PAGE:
The farmer in western Canada has already experienced a decrease in cattle prices. So I say that to-day we have no safeguard against falling prices. We have been told that we have unemployment insurance and family allowances, but after all the sacrifices the Canadian people made in war I do not think they will be satisfied with that kind of floor under our Canadian economy, and so I am going to submit that we need a fundamental change. We have had in this country a government which does not believe in planning. They have said so themselves. Yet through the sheer necessity of planning to meet our war commitments we have been able to increase our natural production from around three billions to approximately nine billions of dollars. Therefore I maintain that if we launch upon a system of high income in Canada we can maintain a high level of income for all our people. The fight is not between the farmer and labour, because we in this group have shown to the people that we are interdependent. We have shown that if we can take the resources of this country and can put our people to work on them we can produce a wealth of things. What we produce on our farms and in our factories represents wealth and the social services that we can provide for ourselves. What we export in the way of surpluses means that we thereby build up credits or else we import. The fact is, as it has been in the past, that unless we import as much as we export, the Canadian people are short by just that amount of foodstuffs and other commodities. The first thing we should realize, and as a farmer from western Canada I certainly realize it, is that a larger income in the hands of the workers means a larger consumption of the products of the farm. More purchasing power in the hands of the workers means that they will buy more butter, cheese, eggs, pork and other farm products. Those of us who live in western Canada need farm machinery and various other goods. Therefore to-day we should start our factories going, producing the machinery that is required by the western ;farmer and by farmers all over Canada.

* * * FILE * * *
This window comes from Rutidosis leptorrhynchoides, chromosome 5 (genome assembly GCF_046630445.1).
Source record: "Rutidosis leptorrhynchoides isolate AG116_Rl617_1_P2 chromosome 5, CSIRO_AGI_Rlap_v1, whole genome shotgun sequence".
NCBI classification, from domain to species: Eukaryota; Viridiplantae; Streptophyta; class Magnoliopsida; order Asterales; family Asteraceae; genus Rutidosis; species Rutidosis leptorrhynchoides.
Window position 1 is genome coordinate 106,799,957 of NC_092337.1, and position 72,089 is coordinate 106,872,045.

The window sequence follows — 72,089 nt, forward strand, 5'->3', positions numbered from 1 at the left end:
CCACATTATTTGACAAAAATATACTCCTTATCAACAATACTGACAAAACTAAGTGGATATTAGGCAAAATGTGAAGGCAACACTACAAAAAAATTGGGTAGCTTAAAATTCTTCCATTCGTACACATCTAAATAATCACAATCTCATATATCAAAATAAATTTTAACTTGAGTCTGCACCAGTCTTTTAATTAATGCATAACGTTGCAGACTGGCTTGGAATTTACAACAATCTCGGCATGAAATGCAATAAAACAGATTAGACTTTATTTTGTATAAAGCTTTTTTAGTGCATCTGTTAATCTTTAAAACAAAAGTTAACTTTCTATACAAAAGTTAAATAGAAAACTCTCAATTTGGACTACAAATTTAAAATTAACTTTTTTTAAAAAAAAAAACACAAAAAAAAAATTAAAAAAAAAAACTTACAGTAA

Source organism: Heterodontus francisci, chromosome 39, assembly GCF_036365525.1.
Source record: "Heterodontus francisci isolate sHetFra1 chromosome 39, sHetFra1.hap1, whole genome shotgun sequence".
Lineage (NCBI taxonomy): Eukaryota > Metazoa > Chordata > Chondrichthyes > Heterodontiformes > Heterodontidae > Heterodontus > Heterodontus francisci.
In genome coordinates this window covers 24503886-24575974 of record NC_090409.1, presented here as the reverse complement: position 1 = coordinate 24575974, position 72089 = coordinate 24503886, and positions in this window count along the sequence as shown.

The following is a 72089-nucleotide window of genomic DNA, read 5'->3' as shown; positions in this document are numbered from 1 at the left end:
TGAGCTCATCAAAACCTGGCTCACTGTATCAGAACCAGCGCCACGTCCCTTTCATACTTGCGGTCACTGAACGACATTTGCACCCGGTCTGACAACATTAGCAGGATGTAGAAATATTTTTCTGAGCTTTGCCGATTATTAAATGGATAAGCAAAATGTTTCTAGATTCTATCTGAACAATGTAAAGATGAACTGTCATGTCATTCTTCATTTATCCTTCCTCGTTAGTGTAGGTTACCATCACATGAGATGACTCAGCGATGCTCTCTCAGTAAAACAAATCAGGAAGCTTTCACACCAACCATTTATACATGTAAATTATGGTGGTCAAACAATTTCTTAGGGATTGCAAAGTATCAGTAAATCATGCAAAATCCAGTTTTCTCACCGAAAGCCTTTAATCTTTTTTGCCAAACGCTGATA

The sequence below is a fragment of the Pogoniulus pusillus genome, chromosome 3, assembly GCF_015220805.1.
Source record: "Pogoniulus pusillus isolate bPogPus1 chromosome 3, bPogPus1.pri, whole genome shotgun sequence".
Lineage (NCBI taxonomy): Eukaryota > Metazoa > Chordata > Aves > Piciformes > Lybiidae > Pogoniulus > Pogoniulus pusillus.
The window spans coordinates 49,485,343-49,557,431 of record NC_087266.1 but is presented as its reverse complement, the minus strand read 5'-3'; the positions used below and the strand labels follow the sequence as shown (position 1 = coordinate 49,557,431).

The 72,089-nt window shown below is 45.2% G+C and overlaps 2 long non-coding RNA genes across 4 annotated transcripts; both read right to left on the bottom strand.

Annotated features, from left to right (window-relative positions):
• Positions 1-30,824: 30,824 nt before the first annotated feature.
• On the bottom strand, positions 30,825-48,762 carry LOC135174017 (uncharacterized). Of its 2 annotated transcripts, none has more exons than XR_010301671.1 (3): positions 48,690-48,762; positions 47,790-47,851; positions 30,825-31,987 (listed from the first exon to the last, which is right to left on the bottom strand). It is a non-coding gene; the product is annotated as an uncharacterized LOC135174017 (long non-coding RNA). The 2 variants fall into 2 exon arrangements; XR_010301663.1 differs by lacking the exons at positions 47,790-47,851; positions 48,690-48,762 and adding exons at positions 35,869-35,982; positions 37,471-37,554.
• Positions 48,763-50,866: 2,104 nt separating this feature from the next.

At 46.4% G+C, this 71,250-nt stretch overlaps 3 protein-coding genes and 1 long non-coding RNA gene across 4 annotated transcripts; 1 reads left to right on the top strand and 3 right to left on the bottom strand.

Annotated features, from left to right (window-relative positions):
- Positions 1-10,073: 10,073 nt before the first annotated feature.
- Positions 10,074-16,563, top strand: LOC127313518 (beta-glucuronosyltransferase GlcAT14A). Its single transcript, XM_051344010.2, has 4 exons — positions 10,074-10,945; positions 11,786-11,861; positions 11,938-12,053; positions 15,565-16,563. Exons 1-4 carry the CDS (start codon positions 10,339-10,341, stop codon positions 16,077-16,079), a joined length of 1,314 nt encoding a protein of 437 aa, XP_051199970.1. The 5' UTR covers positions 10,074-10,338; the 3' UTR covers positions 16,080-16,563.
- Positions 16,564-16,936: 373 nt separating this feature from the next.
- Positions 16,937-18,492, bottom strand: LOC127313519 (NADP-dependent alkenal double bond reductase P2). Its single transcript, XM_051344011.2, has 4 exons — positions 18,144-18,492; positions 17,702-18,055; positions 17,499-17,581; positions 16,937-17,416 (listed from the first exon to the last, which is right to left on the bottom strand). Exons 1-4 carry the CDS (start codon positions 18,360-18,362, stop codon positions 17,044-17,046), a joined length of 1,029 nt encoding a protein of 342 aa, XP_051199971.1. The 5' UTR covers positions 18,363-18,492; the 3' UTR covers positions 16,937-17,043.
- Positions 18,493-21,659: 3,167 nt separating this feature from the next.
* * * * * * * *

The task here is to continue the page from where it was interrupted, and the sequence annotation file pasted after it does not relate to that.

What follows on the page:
One of the first things we must do in order to establish Canadian domestic economy on a sound basis is to establish it on a high income basis. Then we can meet our Christian commitments, if you like, to the united nations. We can join with the other nations who are willing to recognize their responsibilities to all countries of the world to-day to feed and clothe the starving and destitute who are less fortunate than ourselves. Surely we realize to-day that it is much cheaper and much better to share than to hoard surpluses which may lead us into another war. The leader of this group said at one time, not what Napoleon said, that an army marches on its stomach, but that armies march when their stomachs are empty. I am in agreement with that. When we have starving millions in Europe and Asia, unless we do something about it we shall have trouble.
I should like to read into the record something regarding the lack of stability in this country and the need for some sort of planning. Some of the opposition members have criticized the Cooperative Commonwealth Federation, and one hon. member said that we would not agree with what he was saying when he was decrying the fact that this bill would necessitate orders in council, involving a lack of power on the part of this parliament. Let me say that we have never at any time said anything against democracy. We believe in democracy and in the rights of this parliament. At the same time we recognize that orders in council, and some of the actions of the cabinet, produce what one might call "funny" things. Certainly we do not want any situation to exist such as has been described in my own constituency. A certain man went everywhere looking for underwear in the middle of the winter. He went to every town within his reach and all he could get was one suit. He needed underclothing and so did his son, but it happened that the father's shoulders were cold while most of the son's trouble was in his lower extremities, and so they cut the suit in two, each using one-half of it. That is not what we want. We want carefully considered planning so that what we have done for war we can do for peace.
In closing, let me say that I heartily endorse the principle of this responsibility which the bill recognizes.
Topic: UNITED NATIONS
Subtopic: POOD AND AGRICULTURE ORGANIZATION